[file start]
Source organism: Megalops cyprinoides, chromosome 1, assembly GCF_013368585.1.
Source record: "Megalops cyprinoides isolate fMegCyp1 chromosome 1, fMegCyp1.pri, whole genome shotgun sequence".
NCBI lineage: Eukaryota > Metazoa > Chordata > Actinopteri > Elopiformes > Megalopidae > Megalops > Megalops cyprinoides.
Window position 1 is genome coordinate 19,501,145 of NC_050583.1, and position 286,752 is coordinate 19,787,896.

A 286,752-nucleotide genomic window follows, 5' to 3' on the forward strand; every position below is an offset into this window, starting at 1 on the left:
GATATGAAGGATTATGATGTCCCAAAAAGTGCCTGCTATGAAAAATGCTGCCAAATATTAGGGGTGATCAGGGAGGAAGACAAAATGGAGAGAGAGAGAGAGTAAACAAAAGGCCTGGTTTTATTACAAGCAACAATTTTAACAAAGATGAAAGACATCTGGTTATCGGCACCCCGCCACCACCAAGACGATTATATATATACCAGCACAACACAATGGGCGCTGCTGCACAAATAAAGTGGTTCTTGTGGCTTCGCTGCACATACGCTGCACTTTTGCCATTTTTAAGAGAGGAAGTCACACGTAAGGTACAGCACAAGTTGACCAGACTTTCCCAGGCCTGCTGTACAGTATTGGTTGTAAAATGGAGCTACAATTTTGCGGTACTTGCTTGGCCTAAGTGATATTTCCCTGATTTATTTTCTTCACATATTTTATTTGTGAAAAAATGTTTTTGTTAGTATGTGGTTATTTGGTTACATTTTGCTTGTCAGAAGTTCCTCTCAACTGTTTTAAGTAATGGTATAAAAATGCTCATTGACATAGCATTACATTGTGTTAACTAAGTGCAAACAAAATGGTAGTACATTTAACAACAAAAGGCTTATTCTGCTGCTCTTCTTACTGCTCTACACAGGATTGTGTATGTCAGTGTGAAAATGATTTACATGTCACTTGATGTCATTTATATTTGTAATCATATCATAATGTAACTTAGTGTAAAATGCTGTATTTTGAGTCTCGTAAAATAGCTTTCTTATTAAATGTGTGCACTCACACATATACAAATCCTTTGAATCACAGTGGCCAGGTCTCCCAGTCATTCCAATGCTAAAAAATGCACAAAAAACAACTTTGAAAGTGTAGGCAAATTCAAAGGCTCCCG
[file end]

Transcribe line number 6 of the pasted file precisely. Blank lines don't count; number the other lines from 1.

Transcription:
GATATGAAGGATTATGATGTCCCAAAAAGTGCCTGCTATGAAAAATGCTGCCAAATATTAGGGGTGATCAGGGAGGAAGACAAAATGGAGAGAGAGAGAGAGTAAACAAAAGGCCTGGTTTTATTACAAGCAACAATTTTAACAAAGATGAAAGACATCTGGTTATCGGCACCCCGCCACCACCAAGACGATTATATATATACCAGCACAACACAATGGGCGCTGCTGCACAAATAAAGTGGTTCTTGTGGCTTCGCTGCACATACGCTGCACTTTTGCCATTTTTAAGAGAGGAAGTCACACGTAAGGTACAGCACAAGTTGACCAGACTTTCCCAGGCCTGCTGTACAGTATTGGTTGTAAAATGGAGCTACAATTTTGCGGTACTTGCTTGGCCTAAGTGATATTTCCCTGATTTATTTTCTTCACATATTTTATTTGTGAAAAAATGTTTTTGTTAGTATGTGGTTATTTGGTTACATTTTGCTTGTCAGAAGTTCCTCTCAACTGTTTTAAGTAATGGTATAAAAATGCTCATTGACATAGCATTACATTGTGTTAACTAAGTGCAAACAAAATGGTAGTACATTTAACAACAAAAGGCTTATTCTGCTGCTCTTCTTACTGCTCTACACAGGATTGTGTATGTCAGTGTGAAAATGATTTACATGTCACTTGATGTCATTTATATTTGTAATCATATCATAATGTAACTTAGTGTAAAATGCTGTATTTTGAGTCTCGTAAAATAGCTTTCTTATTAAATGTGTGCACTCACACATATACAAATCCTTTGAATCACAGTGGCCAGGTCTCCCAGTCATTCCAATGCTAAAAAATGCACAAAAAACAACTTTGAAAGTGTAGGCAAATTCAAAGGCTCCCG